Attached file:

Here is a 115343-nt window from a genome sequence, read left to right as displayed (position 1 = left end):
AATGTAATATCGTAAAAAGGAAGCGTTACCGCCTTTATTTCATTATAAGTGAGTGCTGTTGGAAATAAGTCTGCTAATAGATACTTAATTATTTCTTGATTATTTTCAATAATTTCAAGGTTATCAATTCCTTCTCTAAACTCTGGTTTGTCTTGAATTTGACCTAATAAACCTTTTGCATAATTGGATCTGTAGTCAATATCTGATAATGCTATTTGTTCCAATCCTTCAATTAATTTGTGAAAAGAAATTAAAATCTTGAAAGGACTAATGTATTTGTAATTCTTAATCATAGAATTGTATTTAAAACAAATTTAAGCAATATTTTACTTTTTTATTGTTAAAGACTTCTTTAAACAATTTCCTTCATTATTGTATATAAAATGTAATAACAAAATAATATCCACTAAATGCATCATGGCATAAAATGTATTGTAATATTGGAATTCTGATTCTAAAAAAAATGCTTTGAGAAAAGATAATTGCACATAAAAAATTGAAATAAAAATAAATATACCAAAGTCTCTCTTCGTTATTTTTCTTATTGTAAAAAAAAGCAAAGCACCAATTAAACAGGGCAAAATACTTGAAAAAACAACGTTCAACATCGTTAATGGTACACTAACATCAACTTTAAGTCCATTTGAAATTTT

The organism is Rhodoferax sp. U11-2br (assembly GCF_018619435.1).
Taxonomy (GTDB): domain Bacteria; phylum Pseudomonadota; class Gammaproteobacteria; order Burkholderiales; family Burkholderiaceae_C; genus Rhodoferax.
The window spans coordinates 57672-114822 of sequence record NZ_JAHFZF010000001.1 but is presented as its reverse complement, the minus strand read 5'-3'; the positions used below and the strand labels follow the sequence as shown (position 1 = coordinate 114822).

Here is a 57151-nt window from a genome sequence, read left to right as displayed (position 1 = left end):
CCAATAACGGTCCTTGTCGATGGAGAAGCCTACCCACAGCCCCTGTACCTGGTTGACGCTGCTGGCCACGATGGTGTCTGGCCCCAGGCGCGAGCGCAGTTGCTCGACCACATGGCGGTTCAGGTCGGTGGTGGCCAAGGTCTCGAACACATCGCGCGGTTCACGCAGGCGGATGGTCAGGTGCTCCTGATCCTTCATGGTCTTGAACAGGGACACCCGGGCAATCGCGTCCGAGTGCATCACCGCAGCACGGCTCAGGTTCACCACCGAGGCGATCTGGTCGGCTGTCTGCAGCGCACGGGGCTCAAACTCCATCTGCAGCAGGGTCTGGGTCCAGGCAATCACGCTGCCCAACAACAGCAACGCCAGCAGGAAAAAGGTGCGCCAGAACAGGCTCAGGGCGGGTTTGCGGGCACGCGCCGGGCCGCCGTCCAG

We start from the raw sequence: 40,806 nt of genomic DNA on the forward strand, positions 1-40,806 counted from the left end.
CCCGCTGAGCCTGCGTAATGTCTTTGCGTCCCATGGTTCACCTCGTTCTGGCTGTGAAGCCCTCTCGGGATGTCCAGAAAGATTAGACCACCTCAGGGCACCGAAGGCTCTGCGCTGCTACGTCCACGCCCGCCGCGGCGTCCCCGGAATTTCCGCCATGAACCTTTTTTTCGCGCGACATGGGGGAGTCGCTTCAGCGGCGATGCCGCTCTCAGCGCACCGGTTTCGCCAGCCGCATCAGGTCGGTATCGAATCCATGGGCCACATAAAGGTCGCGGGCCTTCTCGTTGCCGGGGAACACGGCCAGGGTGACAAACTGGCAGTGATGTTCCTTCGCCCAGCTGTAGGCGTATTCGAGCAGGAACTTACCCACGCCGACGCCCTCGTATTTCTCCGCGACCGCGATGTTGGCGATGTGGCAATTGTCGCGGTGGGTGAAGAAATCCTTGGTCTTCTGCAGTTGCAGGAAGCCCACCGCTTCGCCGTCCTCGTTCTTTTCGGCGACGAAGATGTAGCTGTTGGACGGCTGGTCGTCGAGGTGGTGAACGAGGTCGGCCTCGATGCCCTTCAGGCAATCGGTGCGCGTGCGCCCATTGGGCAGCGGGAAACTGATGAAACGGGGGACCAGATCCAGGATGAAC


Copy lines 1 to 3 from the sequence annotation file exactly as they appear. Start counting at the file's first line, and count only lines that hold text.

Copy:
Here is a 115343-nt window from a genome sequence, read left to right as displayed (position 1 = left end):
AATGTAATATCGTAAAAAGGAAGCGTTACCGCCTTTATTTCATTATAAGTGAGTGCTGTTGGAAATAAGTCTGCTAATAGATACTTAATTATTTCTTGATTATTTTCAATAATTTCAAGGTTATCAATTCCTTCTCTAAACTCTGGTTTGTCTTGAATTTGACCTAATAAACCTTTTGCATAATTGGATCTGTAGTCAATATCTGATAATGCTATTTGTTCCAATCCTTCAATTAATTTGTGAAAAGAAATTAAAATCTTGAAAGGACTAATGTATTTGTAATTCTTAATCATAGAATTGTATTTAAAACAAATTTAAGCAATATTTTACTTTTTTATTGTTAAAGACTTCTTTAAACAATTTCCTTCATTATTGTATATAAAATGTAATAACAAAATAATATCCACTAAATGCATCATGGCATAAAATGTATTGTAATATTGGAATTCTGATTCTAAAAAAAATGCTTTGAGAAAAGATAATTGCACATAAAAAATTGAAATAAAAATAAATATACCAAAGTCTCTCTTCGTTATTTTTCTTATTGTAAAAAAAAGCAAAGCACCAATTAAACAGGGCAAAATACTTGAAAAAACAACGTTCAACATCGTTAATGGTACACTAACATCAACTTTAAGTCCATTTGAAATTTT

The organism is Rhodoferax sp. U11-2br (assembly GCF_018619435.1).